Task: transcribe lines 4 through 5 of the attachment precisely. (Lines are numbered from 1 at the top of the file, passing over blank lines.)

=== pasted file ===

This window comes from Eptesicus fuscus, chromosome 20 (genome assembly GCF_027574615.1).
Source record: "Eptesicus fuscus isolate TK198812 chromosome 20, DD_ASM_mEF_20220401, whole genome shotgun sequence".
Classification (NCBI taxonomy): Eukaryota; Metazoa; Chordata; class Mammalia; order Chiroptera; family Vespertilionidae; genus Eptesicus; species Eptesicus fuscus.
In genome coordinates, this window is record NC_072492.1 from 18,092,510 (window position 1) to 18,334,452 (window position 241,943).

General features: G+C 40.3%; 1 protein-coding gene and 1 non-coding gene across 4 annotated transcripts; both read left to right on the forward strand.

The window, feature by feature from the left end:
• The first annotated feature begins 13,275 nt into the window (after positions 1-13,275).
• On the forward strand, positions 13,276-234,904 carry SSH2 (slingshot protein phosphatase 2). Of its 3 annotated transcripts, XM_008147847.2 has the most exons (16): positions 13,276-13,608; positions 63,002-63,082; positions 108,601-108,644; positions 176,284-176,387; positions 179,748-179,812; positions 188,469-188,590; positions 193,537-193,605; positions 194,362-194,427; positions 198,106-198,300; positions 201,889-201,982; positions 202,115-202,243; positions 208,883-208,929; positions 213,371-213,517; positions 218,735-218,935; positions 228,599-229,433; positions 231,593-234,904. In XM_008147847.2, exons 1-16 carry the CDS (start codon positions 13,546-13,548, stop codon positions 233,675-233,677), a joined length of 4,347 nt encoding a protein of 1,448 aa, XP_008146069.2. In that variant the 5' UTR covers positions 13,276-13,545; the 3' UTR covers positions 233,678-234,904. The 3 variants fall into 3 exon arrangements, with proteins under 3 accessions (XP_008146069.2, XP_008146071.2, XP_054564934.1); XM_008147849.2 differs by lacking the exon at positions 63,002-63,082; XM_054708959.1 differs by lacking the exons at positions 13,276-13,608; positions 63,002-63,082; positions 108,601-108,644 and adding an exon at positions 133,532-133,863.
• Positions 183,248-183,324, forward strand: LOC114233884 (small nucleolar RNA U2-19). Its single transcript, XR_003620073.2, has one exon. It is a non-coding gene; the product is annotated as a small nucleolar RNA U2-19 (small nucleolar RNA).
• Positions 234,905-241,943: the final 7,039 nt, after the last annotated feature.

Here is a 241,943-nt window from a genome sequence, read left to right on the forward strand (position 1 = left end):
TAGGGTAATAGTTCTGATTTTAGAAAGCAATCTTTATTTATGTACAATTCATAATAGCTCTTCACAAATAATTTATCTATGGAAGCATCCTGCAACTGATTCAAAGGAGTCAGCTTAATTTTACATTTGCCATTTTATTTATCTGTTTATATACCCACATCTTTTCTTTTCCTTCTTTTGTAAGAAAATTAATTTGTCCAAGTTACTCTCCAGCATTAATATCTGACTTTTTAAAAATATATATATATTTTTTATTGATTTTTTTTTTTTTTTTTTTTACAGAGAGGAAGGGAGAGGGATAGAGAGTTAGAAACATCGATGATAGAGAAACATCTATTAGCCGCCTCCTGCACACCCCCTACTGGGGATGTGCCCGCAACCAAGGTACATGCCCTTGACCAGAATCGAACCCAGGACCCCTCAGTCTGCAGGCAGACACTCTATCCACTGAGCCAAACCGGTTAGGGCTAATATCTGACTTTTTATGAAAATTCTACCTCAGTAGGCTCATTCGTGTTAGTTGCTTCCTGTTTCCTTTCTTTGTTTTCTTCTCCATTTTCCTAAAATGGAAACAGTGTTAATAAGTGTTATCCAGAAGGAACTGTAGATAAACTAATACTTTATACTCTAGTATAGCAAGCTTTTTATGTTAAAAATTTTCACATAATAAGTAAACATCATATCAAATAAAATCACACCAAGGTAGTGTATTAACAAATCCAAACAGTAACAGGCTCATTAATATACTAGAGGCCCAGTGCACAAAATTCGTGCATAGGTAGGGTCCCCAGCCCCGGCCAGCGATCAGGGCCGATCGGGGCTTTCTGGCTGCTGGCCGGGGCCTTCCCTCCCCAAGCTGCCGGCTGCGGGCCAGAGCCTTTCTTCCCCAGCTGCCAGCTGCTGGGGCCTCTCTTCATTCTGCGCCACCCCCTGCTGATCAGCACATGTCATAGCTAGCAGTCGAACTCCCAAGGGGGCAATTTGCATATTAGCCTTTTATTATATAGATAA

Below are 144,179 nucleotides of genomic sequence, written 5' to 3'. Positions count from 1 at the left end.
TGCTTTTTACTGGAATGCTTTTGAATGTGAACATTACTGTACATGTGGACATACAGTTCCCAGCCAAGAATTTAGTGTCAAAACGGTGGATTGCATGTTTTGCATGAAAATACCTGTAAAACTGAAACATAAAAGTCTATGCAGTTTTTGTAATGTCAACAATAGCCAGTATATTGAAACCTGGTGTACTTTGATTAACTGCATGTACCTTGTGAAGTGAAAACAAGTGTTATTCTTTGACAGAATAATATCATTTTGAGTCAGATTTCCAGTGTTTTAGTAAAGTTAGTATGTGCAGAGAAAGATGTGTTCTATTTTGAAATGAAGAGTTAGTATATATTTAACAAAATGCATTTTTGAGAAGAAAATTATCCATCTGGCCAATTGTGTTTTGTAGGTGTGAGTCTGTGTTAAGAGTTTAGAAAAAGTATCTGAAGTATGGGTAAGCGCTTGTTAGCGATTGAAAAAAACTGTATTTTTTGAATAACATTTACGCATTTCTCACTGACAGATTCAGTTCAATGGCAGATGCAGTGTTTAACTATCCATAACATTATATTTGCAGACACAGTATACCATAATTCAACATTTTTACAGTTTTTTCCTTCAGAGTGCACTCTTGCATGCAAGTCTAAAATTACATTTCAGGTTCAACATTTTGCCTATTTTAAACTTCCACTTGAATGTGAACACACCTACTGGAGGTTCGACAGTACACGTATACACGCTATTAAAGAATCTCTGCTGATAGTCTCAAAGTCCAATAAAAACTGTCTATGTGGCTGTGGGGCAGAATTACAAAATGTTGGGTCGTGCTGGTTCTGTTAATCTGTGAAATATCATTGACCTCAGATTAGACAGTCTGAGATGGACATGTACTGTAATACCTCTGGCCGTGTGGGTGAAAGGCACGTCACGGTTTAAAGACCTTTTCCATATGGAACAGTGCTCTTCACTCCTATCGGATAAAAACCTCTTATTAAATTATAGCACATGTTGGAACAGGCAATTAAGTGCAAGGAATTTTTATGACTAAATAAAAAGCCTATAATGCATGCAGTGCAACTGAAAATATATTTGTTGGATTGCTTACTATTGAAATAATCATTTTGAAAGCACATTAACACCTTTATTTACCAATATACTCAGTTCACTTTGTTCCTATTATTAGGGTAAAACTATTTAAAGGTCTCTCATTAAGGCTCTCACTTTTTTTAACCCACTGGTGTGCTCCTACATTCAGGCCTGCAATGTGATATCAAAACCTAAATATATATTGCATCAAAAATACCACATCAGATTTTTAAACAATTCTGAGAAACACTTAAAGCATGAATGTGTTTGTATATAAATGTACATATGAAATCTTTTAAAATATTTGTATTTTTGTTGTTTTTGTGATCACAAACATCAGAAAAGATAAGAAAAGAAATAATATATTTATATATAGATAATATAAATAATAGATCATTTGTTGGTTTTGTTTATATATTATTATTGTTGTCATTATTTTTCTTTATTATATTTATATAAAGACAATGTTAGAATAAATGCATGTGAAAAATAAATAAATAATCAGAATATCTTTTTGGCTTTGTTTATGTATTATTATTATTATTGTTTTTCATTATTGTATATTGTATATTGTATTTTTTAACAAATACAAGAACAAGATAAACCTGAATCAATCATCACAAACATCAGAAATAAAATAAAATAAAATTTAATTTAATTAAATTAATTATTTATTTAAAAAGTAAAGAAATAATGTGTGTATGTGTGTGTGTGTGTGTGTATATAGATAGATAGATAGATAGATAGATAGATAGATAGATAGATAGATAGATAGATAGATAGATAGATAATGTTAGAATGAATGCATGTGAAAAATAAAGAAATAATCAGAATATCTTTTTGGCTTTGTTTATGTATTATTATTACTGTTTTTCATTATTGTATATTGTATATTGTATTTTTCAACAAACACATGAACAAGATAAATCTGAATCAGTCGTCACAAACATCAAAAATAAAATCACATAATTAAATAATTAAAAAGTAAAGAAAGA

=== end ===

In genome coordinates, this window is record NC_072492.1 from 18,092,510 (window position 1) to 18,334,452 (window position 241,943).

General features: G+C 40.3%; 1 protein-coding gene and 1 non-coding gene across 4 annotated transcripts; both read left to right on the forward strand.